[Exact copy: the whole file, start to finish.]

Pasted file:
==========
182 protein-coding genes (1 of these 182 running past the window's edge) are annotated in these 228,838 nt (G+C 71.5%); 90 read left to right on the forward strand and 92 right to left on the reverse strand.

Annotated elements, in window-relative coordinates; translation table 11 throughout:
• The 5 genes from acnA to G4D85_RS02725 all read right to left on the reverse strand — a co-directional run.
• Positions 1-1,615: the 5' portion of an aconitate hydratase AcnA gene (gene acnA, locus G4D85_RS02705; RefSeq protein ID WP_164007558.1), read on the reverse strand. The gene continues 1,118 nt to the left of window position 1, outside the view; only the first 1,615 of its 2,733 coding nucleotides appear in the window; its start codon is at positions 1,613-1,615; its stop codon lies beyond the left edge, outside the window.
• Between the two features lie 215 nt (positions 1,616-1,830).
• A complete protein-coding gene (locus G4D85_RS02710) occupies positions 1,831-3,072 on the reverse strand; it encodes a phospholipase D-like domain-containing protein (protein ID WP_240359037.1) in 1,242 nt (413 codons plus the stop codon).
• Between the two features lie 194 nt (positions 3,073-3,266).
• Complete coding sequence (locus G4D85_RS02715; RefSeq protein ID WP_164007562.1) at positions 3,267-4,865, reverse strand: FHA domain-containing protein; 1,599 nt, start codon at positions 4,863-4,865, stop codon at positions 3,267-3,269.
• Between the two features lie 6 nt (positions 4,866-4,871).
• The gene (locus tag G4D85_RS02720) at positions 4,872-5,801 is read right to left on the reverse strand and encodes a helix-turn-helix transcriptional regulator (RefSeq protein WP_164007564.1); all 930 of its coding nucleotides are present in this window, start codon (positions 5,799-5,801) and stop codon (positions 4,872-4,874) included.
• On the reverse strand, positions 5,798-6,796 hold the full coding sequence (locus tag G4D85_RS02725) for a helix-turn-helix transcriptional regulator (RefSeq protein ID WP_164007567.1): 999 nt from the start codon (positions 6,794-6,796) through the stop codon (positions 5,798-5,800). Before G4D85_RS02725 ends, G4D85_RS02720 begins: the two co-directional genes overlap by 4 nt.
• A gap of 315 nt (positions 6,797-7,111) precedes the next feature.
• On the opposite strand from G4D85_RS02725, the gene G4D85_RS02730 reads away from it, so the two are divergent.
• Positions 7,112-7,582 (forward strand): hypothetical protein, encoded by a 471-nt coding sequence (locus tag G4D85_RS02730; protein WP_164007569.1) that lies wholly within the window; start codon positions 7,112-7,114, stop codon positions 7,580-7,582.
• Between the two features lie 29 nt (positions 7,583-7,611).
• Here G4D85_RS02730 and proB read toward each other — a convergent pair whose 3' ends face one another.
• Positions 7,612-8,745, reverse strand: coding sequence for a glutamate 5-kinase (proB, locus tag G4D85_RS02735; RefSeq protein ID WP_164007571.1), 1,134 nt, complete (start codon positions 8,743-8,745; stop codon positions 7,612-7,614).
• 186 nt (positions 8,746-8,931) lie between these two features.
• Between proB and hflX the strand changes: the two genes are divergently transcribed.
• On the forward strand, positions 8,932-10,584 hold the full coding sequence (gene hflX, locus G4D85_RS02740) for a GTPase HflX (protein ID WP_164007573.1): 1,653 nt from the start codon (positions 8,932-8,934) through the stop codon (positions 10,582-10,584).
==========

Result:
182 protein-coding genes (1 of these 182 running past the window's edge) are annotated in these 228,838 nt (G+C 71.5%); 90 read left to right on the forward strand and 92 right to left on the reverse strand.

Annotated elements, in window-relative coordinates; translation table 11 throughout:
• The 5 genes from acnA to G4D85_RS02725 all read right to left on the reverse strand — a co-directional run.
• Positions 1-1,615: the 5' portion of an aconitate hydratase AcnA gene (gene acnA, locus G4D85_RS02705; RefSeq protein ID WP_164007558.1), read on the reverse strand. The gene continues 1,118 nt to the left of window position 1, outside the view; only the first 1,615 of its 2,733 coding nucleotides appear in the window; its start codon is at positions 1,613-1,615; its stop codon lies beyond the left edge, outside the window.
• Between the two features lie 215 nt (positions 1,616-1,830).
• A complete protein-coding gene (locus G4D85_RS02710) occupies positions 1,831-3,072 on the reverse strand; it encodes a phospholipase D-like domain-containing protein (protein ID WP_240359037.1) in 1,242 nt (413 codons plus the stop codon).
• Between the two features lie 194 nt (positions 3,073-3,266).
• Complete coding sequence (locus G4D85_RS02715; RefSeq protein ID WP_164007562.1) at positions 3,267-4,865, reverse strand: FHA domain-containing protein; 1,599 nt, start codon at positions 4,863-4,865, stop codon at positions 3,267-3,269.
• Between the two features lie 6 nt (positions 4,866-4,871).
• The gene (locus tag G4D85_RS02720) at positions 4,872-5,801 is read right to left on the reverse strand and encodes a helix-turn-helix transcriptional regulator (RefSeq protein WP_164007564.1); all 930 of its coding nucleotides are present in this window, start codon (positions 5,799-5,801) and stop codon (positions 4,872-4,874) included.
• On the reverse strand, positions 5,798-6,796 hold the full coding sequence (locus tag G4D85_RS02725) for a helix-turn-helix transcriptional regulator (RefSeq protein ID WP_164007567.1): 999 nt from the start codon (positions 6,794-6,796) through the stop codon (positions 5,798-5,800). Before G4D85_RS02725 ends, G4D85_RS02720 begins: the two co-directional genes overlap by 4 nt.
• A gap of 315 nt (positions 6,797-7,111) precedes the next feature.
• On the opposite strand from G4D85_RS02725, the gene G4D85_RS02730 reads away from it, so the two are divergent.
• Positions 7,112-7,582 (forward strand): hypothetical protein, encoded by a 471-nt coding sequence (locus tag G4D85_RS02730; protein WP_164007569.1) that lies wholly within the window; start codon positions 7,112-7,114, stop codon positions 7,580-7,582.
• Between the two features lie 29 nt (positions 7,583-7,611).
• Here G4D85_RS02730 and proB read toward each other — a convergent pair whose 3' ends face one another.
• Positions 7,612-8,745, reverse strand: coding sequence for a glutamate 5-kinase (proB, locus tag G4D85_RS02735; RefSeq protein ID WP_164007571.1), 1,134 nt, complete (start codon positions 8,743-8,745; stop codon positions 7,612-7,614).
• 186 nt (positions 8,746-8,931) lie between these two features.
• Between proB and hflX the strand changes: the two genes are divergently transcribed.
• On the forward strand, positions 8,932-10,584 hold the full coding sequence (gene hflX, locus G4D85_RS02740) for a GTPase HflX (protein ID WP_164007573.1): 1,653 nt from the start codon (positions 8,932-8,934) through the stop codon (positions 10,582-10,584).